One of the highlights of the month for three of us, George Whyman, “Pepper” Stepto and myself, was a visit to Mr. Kawamura’s home at Kichijoji, on the outskirts of Tokyo. His wife, an excellent hostess and cook, produced a beautiful meal—capped by a pot of tea, an English habit Mr. Kawamura has adopted. Later, we sat round talking over old times and looking through the Sensei’s vast collection of photographs making ourselves thoroughly homesick. A very enjoyable afternoon.    Near the end of December, Mr. R. Kano held the Kenshusei’s Annual Dinner. This took place in a typical Japanese restaurant; low tables, tatami covered floors, kimono-clad waitresses and no chairs. The dinner was Tempura—various types of fish (deep fried in batter) and rice, followed by a sweet, fruit and green tea. Adhering to Japanese etiquette, all speeches were made before the meal—three languages were used, Japanese, English and French, and all present had to say something.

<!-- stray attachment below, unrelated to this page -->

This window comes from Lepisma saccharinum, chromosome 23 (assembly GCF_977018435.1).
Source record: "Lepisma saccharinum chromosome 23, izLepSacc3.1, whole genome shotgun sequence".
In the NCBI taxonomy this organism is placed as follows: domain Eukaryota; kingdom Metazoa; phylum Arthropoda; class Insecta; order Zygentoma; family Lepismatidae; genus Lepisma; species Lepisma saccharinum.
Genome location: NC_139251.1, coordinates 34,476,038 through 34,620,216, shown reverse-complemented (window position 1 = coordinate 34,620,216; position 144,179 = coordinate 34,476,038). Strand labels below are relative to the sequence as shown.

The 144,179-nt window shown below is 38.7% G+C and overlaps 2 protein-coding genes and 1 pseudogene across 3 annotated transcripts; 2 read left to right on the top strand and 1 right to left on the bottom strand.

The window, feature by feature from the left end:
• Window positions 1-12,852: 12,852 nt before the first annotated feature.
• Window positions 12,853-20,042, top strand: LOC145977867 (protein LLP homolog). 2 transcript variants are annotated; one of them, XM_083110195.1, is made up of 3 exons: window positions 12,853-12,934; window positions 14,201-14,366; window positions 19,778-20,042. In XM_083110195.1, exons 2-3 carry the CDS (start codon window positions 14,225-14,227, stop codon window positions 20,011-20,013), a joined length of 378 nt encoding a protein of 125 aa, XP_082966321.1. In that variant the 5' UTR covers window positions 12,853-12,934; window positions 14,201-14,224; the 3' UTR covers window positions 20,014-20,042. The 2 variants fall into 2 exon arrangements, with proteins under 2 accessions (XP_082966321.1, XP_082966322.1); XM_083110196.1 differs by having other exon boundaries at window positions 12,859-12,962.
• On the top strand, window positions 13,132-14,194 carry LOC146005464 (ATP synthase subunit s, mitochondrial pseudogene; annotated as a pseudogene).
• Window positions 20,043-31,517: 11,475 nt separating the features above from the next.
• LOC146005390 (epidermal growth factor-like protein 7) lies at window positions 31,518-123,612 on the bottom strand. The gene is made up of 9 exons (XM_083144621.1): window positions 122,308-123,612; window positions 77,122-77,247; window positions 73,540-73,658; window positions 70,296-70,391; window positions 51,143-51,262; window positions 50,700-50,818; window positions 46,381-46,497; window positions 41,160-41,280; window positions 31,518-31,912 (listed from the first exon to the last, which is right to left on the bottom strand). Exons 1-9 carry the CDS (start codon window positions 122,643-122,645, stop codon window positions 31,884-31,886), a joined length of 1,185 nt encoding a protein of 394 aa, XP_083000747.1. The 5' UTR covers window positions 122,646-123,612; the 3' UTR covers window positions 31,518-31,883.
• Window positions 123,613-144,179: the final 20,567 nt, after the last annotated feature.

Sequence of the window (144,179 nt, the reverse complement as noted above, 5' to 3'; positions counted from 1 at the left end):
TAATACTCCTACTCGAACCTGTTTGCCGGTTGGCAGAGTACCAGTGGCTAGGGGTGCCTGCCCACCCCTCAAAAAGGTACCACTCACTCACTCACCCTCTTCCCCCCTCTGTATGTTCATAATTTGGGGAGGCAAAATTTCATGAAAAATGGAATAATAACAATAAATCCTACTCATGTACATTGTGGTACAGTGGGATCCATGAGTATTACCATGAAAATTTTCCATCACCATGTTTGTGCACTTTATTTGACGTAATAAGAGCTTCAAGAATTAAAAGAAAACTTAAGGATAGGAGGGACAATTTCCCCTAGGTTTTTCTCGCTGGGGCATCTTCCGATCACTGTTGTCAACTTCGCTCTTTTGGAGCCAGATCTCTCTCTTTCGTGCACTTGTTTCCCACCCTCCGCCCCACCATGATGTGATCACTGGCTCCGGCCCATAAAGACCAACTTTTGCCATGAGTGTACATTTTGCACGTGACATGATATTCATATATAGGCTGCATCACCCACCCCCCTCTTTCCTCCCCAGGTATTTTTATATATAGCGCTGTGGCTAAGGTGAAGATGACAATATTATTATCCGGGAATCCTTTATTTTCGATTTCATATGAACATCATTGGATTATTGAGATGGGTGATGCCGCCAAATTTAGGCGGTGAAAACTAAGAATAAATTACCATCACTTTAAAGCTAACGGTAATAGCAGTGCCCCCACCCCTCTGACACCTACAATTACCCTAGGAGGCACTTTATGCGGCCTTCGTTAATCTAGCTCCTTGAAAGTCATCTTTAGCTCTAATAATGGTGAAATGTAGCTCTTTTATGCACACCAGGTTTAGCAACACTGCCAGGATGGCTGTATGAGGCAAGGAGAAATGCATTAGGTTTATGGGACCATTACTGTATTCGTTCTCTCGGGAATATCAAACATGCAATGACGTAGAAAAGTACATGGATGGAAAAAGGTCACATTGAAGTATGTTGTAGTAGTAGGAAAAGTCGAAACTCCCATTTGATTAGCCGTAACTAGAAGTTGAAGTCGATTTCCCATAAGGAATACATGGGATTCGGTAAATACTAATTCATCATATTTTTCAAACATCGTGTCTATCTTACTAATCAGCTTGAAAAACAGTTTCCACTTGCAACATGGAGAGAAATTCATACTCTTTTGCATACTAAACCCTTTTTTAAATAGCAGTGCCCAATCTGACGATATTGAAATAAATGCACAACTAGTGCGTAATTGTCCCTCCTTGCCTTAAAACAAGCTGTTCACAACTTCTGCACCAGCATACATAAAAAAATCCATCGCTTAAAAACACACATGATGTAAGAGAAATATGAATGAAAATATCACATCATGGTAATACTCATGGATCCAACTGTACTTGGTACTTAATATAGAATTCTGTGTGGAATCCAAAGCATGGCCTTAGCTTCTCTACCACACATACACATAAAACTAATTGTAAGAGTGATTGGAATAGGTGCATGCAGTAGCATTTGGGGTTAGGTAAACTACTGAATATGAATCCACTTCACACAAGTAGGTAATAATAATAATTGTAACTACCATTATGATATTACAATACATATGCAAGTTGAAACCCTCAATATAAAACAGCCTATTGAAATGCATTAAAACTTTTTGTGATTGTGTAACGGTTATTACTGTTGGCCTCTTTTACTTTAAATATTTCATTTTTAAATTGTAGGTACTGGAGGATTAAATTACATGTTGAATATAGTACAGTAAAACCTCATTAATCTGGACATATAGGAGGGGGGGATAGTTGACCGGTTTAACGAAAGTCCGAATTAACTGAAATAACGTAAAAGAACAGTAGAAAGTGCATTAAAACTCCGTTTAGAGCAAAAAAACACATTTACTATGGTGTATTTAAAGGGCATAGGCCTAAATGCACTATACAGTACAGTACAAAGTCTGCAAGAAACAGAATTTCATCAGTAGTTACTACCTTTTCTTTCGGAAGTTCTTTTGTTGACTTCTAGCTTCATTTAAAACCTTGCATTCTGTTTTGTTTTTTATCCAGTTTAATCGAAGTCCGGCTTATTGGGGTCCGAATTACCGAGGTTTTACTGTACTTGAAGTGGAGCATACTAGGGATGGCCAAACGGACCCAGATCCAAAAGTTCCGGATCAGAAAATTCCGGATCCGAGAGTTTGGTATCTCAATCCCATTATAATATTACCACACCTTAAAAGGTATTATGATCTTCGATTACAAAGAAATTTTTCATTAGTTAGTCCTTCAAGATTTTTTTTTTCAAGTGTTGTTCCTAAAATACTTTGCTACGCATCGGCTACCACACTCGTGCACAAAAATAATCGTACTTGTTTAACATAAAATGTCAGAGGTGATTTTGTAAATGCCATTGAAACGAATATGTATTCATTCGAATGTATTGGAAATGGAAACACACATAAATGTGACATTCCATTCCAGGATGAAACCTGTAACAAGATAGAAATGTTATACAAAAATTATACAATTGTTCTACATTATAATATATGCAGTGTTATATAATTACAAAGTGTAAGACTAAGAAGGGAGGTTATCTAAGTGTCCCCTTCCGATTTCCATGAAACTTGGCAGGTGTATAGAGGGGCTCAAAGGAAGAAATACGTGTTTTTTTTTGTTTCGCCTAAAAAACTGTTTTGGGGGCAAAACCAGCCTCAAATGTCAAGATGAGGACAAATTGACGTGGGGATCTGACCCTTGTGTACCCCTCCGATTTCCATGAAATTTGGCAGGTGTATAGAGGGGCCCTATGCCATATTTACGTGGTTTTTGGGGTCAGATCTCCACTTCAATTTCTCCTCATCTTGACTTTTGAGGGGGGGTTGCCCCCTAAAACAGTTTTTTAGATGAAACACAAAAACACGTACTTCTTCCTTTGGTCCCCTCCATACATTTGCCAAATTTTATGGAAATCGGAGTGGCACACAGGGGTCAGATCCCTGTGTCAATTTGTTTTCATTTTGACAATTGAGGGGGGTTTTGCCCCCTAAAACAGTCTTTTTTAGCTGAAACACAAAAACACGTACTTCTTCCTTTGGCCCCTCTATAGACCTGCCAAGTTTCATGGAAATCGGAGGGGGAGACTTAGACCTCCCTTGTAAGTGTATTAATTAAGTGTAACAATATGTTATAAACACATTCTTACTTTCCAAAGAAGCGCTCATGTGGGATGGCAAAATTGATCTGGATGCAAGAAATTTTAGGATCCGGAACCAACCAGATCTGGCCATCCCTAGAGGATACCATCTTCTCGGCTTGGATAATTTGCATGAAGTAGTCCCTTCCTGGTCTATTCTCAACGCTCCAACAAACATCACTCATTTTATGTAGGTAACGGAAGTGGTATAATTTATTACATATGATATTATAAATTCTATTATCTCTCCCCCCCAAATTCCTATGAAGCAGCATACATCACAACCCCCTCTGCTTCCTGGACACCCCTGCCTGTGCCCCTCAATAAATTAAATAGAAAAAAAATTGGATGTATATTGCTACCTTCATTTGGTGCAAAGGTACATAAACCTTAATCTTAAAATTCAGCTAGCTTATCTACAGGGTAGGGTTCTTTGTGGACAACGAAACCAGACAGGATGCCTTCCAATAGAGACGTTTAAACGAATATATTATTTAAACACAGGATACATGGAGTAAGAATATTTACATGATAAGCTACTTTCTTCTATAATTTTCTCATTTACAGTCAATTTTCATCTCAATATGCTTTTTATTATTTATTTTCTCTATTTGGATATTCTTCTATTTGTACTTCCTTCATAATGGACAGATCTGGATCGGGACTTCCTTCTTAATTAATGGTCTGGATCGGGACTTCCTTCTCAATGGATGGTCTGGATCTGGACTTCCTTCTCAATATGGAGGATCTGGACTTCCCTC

After the meal, again in accordance with Japanese custom, we had to provide our own entertainment; each person in turn had to do some­thing, tell a joke, dance, mime or sing. Mr. Daigo nominated one unfortunate wretch, and the fun began. All of us went through several emotional phases; first the horrible hollow feeling when one realizes what is going to happen; the panic period when the memory is probed for the words of a song; and then when your name is called, a sense of utter doom. Embarrassment is next as one stands up and opens one’s mouth to struggle through some quite inadequate, half-remembered school song, but when it is finished and you are sitting down, how relaxed one feels, listening to the applause, thinking—” Well, after all, I do have a pretty good voice, and really it is most unfortunate that I am too modest to sing more often.” At this point one has the privilege to name the next victim—who is invariably engaged in a serious conver­sation with his neighbour (perhaps a frenzied conversation would be more descriptive). Yes, great fun.